Before Wilder, I was focused on one thing. Pushing a watermelon out of my vagina. In my case, it was a large cantaloupe and it came out through an incision in my lower abdomen, but you get my drift. The birth was a little more overwhelming than whether or not I was going to figure out how to breastfeed so that’s where I focused much of my attention.
When I did think about breastfeeding, I sought advice from a fabulous lactation consultant. I asked her the only question that was really on my mind, “What if it doesn’t work for me? What if I don’t have any milk?” She said, “It will and you do. Go home and extract some. You’ll see.” Later that day, I called down to Tim, “Guess what? I have milk (actually it was colostrum)! Do you want to see?!” Like most curious husbands, he did want to see! I also felt relieved that if nothing else, I was producing colostrum.
But I still didn’t know if my baby would latch properly, if she would digest my milk, if my milk would actually come in, etc. But there was really nothing I could do to predict those things, so I didn’t worry about them. As it turned out, I got very lucky. When the nurse placed our naked, minutes-old Wilder on my chest (skin-to-skin), she immediately found my nipple and figured out how to use it. Wilder was the teacher and I was the student.
Enter the awesome world of breastfeeding.
I never imagined that I would spend hours each day with a baby attached to my chest. And I certainly never imagined that I would love it. But that’s precisely what has happened.
I feed Wilder ten or more times a day. She is still a little peanut. She needs to eat. It makes sense. We are currently in the phase of life where she sleeps, wakes, gets fussy, we change her diaper, she eats, and the cycle starts all over again. Since we are breastfeeding, that means my breasts are very important.
Tim calls them magic. They are the ace in the hole. If Wilder is fussing, offering her my breast is the one thing that calms her every single time. Don’t get me wrong, there was definitely a learning curve. I got painful scabs at first, I had to figure out the best latching positions, I had some blocked ducts. I called my sister and asked her what to do. She said, “Never stop feeding. The pain will go away. Just get through it.” She is old-school and hard-core, but she’s also had four kids, so I sort of had to listen!
Let’s talk about breasts for a minute. I was previously “unaware” of my breasts. They didn’t require much care. I barely even needed a bra for high-impact activities. Throughout my pregnancy they grew a bit, but nothing to write home about. I can’t say exactly when they changed, but whoa Nellie! They sure changed! First of all, they are different sizes. I have one robust C-cup (lefty) and one happy, little B-cup (righty). Wilder doesn’t discriminate. She’s happy with both! Secondly, to quote an earlier blog commenter, “Nursing boobs are not good exercise boobs.” I agree. This means I need a real workout bra for the first time in my life. It’s time for Skirt Sports to get into the bra business! Finally, I know I need to enjoy ’em while I have ’em, because when I’m done breastfeeding, they will evolve into a different set of breasts yet again!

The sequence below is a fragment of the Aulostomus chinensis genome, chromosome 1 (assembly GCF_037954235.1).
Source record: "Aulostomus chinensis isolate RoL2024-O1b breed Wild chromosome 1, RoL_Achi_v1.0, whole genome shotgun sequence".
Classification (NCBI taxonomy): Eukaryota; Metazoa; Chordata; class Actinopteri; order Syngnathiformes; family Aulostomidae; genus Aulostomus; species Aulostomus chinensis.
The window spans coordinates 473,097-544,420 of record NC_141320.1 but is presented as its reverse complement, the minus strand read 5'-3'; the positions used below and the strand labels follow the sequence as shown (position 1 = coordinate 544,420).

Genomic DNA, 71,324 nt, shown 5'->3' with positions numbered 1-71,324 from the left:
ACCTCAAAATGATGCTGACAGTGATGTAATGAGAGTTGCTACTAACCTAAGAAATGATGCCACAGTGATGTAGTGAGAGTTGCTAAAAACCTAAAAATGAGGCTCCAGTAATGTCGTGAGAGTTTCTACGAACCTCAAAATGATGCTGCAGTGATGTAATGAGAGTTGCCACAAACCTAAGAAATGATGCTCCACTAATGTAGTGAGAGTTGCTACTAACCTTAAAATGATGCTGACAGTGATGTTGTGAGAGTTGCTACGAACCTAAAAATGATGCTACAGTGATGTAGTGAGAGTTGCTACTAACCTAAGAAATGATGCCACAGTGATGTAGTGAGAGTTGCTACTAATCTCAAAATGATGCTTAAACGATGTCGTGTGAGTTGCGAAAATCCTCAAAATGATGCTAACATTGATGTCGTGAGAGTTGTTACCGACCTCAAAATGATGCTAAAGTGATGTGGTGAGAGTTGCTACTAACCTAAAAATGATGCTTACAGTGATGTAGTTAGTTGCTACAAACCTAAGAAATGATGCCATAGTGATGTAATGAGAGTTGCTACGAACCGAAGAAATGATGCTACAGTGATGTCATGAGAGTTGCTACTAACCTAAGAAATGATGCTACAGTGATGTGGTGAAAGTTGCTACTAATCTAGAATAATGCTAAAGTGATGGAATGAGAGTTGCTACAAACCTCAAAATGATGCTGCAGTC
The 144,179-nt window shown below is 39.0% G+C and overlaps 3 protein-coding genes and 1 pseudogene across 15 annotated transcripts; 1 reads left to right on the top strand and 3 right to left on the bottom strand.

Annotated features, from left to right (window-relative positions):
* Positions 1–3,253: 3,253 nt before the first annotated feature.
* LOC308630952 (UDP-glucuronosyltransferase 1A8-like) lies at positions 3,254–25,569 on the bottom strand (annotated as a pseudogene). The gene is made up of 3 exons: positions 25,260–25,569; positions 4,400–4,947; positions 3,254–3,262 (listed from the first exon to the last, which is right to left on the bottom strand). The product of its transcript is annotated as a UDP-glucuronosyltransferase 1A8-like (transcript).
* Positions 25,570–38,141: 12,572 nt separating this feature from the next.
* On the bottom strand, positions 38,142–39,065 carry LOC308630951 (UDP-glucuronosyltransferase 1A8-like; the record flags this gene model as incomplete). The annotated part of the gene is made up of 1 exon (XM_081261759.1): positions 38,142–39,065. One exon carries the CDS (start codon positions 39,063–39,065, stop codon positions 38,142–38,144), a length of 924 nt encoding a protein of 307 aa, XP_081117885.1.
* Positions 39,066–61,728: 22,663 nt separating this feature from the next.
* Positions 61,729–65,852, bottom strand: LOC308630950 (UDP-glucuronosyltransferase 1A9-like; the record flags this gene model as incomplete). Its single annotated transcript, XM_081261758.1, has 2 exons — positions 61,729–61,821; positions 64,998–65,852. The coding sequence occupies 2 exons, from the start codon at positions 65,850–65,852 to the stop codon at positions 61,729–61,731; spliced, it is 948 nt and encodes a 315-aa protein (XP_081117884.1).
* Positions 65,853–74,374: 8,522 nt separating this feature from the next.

Back to breastfeeding. Little Wilder has some interesting habits. She can be quite a loud snacker. This is very interesting when I am feeding her at a restaurant or in a more public setting. I always use a nursing cover, but it’s still hard to miss the loud sucking, grunting and occasional smacking noises. It’s also hard to miss the feet that are sticking out the side of my body, so hopefully people put it together and are not offended. So far I have breastfed in restaurants, coffee shops, Target, Whole Foods, my car, and a park. Next week I hope to try the movie theater! By the way, Boulder is a VERY breastfeeding-friendly town, so I’m incredibly lucky. Many of you are not experiencing the same welcome response. If you have any breastfeeding-in-public stories that you want to share, please do!
At some point, I need to start pumping and storing milk, as I anticipate returning to work and sending Wilder to some form of daycare. Since she is currently breastfeeding so frequently, I have no idea when I will be able to actually get ahead of the milk-curve. I’m hoping it will just happen, but hope is not a great strategy, so any feedback you have on this will be most appreciated.
Of course daycare philosophies and how the hell I plan to go back to work are both future blog entries in themselves. I can only think about one thing at a time. Right now, I’m thinking about the gut-wrenching ache in my breasts. I think is must be dinnertime!